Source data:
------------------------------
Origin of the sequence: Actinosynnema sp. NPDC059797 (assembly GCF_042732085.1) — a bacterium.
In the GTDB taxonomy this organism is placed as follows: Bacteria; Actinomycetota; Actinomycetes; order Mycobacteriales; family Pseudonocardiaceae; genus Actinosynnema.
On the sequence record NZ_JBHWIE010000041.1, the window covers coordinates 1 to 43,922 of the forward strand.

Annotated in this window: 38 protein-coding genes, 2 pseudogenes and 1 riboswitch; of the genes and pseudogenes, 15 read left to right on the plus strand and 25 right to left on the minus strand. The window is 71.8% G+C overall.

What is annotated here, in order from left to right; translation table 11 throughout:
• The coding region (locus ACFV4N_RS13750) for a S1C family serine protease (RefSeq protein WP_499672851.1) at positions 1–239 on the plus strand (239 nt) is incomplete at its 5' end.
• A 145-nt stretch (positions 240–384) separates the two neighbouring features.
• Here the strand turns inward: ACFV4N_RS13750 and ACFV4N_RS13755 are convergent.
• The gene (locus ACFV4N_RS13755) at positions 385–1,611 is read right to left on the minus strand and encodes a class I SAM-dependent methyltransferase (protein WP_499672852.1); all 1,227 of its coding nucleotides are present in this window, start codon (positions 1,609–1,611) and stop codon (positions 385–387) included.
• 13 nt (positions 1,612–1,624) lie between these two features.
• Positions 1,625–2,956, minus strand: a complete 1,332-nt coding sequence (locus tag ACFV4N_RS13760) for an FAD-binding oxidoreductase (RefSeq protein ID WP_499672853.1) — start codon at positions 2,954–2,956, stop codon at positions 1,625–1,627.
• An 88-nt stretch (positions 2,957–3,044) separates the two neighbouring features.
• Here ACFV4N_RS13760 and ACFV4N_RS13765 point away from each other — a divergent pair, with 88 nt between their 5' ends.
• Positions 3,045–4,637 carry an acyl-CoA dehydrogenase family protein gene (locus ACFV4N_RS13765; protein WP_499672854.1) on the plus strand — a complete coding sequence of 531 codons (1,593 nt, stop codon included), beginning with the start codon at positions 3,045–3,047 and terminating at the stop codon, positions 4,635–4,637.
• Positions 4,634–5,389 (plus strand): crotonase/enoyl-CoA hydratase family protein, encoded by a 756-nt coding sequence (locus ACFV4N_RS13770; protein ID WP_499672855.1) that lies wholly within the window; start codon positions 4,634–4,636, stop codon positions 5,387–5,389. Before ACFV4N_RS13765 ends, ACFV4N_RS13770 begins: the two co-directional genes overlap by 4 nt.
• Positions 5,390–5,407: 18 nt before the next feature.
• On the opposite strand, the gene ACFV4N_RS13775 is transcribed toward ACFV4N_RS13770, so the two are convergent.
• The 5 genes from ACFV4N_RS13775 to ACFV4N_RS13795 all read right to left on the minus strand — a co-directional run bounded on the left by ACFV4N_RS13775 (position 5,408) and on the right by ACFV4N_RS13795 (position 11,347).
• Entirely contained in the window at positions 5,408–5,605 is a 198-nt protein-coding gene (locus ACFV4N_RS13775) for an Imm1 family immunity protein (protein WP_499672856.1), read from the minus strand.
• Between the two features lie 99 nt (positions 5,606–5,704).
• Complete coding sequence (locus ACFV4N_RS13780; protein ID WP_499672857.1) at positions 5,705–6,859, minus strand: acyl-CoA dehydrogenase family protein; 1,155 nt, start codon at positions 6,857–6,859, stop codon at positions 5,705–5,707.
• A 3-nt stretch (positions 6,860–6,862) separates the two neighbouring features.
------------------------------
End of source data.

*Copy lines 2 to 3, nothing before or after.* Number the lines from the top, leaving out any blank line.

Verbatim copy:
In the GTDB taxonomy this organism is placed as follows: Bacteria; Actinomycetota; Actinomycetes; order Mycobacteriales; family Pseudonocardiaceae; genus Actinosynnema.
On the sequence record NZ_JBHWIE010000041.1, the window covers coordinates 1 to 43,922 of the forward strand.